Ending the Drought - Trade Finance
Thursday, May 11, 2017
Interview with Othman Gamero
Ending the Drought
There is a shortage of finance for trade and working capital in Latin America and the Caribbean. What is the solution?
FinFuture: Othman, what are the prospects for trade in Latin America and the Caribbean in 2017?
Othman Gamero: It is likely that 2017 will be seen as a year of economic recovery in the region. However, that recovery is from a low base. According to the United Nations’ Economic Commission for Latin America and the Caribbean (ECLAC), economic growth across the region as a whole in the coming year will be 1.3%, following a 1.1% contraction in 2016. By way of contrast, the International Monetary Fund (IMF) sees emerging markets generally growing by 4.5% in 2017, following a 4.1% rise in 2016 .
Arguably what matters more is that a number of political trends are positive. Mauricio Macri’s administration in Argentina has returned that country to conventional economic policies. In Colombia, the government has ratified a revised peace deal with the FARC rebel group – which is very good news for that country. Under President Michel Temer, business conditions in Brazil appear to be improving. All this is at a time that most countries in the region are committed to liberalization of international trade. The recent improvement in energy and commodity prices is good news as well.
FF: Great. What are the main challenges?
OG: Challenges do exist. Some are very much ‘in the headlines’. Examples include the ongoing problems in Venezuela and the rhetoric of President Trump vis-à-vis Mexico. However, financial markets have adjusted to Venezuela’s woes long ago – and it seems very unlikely that there will be contagion further afield. In the meantime, the Mexican peso has fallen to levels where Mexican exporters are now very competitive in global terms.
A far more serious problem, I believe, is the lack of trade and working capital finance. Like a drought, this is likely to be a short-term issue: however, it can make things very difficult for exporters, importers and other companies in the region that are integrated with global supply chains.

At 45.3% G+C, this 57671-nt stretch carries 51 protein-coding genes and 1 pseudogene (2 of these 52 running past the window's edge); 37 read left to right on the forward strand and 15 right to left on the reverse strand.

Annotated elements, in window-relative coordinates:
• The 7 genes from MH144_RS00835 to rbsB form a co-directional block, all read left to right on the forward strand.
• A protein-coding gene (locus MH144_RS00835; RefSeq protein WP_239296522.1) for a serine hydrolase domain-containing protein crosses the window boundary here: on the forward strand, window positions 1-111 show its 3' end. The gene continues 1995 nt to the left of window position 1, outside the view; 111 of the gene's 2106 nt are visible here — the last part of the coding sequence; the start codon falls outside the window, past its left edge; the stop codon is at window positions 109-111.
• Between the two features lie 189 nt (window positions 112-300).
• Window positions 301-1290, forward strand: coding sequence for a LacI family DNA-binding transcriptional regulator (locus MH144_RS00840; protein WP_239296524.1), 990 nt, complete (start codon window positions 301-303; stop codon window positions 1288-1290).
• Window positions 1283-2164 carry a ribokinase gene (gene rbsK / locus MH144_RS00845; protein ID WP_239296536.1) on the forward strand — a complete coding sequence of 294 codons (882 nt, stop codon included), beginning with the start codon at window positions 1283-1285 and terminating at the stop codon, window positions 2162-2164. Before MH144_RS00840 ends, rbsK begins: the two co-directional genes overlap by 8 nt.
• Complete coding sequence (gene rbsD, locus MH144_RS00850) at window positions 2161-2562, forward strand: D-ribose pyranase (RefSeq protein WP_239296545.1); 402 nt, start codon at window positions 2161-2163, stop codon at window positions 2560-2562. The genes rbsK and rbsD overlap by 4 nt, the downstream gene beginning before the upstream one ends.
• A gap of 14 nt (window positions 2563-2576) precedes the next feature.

FF: Please explain.
OG: The critical change over the last few years is that the global banks have closed down, sold or scaled back their corporate banking operations in the region. Citi and HSBC are good examples. Traditionally, these are the institutions that have been the main source of finance for trade and working capital.
In theory, the local and regional banks, some of which have bought businesses from the global majors, should be able to fill the gap. In practice, the local and regional banks are constrained by capital and risk ratios. In the past, the local and regional banks might have been able to access capital through their correspondent banking relationships with the majors. However, that has been made much more complicated by the well-documented erosion of correspondent banking relationships across the region. In addition, the local and regional banks lack the know-how.
Finally, it is worth noting that the region’s return to economic growth – while good news generally – has boosted demand for finance for trade and working capital. The recovery is exacerbating the drought.
FF: Can FinTechs fill the gap, and provide importers and exporters with funding for trade and working capital?